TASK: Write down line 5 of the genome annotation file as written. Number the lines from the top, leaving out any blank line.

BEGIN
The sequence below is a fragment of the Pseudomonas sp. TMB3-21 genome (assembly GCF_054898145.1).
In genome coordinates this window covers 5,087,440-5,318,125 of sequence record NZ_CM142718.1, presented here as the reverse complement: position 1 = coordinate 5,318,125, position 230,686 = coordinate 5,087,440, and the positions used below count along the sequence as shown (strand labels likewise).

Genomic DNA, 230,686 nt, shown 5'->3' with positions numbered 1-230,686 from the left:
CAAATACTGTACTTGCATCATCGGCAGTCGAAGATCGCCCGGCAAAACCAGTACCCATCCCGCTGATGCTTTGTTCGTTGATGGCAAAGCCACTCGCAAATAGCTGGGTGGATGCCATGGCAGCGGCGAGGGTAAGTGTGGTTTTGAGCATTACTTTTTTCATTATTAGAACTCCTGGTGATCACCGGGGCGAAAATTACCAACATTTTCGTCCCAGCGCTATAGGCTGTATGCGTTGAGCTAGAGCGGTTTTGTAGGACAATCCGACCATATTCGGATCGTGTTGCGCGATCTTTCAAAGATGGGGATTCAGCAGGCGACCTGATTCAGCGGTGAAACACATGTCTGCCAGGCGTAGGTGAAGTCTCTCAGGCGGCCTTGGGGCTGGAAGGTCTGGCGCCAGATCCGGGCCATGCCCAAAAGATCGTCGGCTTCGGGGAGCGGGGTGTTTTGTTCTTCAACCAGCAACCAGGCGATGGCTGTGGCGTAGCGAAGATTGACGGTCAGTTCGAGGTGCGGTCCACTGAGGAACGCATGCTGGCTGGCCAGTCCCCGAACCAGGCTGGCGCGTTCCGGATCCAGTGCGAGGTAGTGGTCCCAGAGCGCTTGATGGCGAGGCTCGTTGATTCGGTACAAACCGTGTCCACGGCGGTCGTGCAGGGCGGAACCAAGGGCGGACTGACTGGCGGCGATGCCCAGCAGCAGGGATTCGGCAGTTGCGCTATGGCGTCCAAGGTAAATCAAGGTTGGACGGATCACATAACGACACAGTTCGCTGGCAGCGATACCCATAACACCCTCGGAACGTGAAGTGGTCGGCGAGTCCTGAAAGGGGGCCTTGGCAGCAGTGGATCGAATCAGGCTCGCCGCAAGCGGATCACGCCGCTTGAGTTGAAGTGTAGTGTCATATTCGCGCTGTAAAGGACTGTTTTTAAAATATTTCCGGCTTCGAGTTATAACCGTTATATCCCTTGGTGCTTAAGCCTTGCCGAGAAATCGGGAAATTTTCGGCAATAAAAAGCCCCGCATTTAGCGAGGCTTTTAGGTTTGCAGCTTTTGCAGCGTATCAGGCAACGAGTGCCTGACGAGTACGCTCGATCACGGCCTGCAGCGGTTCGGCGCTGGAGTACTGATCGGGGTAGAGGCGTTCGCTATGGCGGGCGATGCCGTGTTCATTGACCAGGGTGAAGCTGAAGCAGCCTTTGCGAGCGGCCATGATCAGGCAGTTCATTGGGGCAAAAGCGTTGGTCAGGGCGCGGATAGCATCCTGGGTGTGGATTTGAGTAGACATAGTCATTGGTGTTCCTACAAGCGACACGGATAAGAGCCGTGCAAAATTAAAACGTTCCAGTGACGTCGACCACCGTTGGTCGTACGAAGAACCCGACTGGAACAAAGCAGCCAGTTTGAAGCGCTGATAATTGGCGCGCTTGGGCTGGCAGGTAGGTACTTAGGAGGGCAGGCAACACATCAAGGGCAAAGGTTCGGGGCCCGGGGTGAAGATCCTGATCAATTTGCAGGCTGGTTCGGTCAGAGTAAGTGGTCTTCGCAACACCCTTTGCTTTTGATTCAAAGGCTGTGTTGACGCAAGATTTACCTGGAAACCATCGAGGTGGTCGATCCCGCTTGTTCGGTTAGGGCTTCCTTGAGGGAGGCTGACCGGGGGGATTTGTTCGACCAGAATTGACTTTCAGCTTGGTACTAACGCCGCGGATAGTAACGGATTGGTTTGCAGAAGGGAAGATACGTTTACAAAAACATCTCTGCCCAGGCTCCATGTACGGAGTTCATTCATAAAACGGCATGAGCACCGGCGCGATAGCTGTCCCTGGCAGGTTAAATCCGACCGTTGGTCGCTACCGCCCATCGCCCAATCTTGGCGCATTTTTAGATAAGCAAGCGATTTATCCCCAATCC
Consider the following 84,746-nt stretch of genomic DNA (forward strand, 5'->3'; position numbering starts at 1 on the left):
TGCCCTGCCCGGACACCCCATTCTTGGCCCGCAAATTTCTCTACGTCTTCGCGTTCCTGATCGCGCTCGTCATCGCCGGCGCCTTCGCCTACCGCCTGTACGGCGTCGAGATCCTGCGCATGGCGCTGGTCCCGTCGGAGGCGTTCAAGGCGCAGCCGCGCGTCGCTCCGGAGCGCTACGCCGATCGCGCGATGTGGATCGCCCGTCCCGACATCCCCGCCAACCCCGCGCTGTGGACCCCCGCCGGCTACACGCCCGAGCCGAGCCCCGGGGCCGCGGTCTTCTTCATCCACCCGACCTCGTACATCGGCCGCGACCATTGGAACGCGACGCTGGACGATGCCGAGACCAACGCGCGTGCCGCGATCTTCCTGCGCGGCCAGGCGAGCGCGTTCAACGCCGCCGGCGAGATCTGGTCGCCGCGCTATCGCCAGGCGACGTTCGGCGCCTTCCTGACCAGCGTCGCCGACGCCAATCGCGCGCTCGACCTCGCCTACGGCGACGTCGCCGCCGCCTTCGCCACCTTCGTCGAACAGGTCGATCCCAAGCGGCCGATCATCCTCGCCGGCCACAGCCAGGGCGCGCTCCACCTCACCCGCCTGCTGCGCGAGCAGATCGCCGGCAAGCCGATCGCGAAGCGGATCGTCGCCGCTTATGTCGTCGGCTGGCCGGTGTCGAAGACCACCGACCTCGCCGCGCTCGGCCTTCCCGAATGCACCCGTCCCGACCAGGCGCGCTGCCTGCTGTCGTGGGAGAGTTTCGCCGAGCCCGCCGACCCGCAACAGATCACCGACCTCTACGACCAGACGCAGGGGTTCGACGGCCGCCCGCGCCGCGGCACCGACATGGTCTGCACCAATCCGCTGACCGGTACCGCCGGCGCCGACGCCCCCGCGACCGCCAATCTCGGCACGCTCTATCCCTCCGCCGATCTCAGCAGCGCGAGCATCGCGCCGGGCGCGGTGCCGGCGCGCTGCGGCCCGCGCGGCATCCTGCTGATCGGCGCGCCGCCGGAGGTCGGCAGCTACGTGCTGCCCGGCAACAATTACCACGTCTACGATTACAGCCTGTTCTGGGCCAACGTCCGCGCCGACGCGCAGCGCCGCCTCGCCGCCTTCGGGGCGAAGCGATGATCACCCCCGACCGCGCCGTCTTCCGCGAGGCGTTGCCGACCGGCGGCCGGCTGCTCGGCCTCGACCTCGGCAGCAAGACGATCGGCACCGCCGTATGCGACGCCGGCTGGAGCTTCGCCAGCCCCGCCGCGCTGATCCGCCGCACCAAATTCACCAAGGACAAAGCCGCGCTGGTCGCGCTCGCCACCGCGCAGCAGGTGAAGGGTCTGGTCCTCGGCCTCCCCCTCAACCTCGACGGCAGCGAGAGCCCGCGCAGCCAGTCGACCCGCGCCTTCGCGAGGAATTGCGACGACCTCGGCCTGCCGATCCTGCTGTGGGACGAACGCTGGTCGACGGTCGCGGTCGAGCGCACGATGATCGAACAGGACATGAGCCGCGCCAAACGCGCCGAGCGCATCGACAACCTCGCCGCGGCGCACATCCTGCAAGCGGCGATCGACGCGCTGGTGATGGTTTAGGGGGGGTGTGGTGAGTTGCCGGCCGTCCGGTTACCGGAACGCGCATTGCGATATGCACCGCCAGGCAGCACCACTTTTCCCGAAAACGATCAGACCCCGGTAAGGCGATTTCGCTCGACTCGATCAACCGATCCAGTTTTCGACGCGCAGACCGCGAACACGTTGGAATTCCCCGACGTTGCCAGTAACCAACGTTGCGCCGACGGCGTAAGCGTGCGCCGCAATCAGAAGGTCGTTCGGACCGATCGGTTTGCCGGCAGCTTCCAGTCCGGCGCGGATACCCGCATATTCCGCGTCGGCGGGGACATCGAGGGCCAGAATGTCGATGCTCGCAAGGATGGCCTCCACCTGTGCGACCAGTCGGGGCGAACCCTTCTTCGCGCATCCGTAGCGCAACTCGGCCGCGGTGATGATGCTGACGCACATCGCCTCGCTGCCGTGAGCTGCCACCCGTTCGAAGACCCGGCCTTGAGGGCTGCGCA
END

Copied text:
Consider the following 84,746-nt stretch of genomic DNA (forward strand, 5'->3'; position numbering starts at 1 on the left):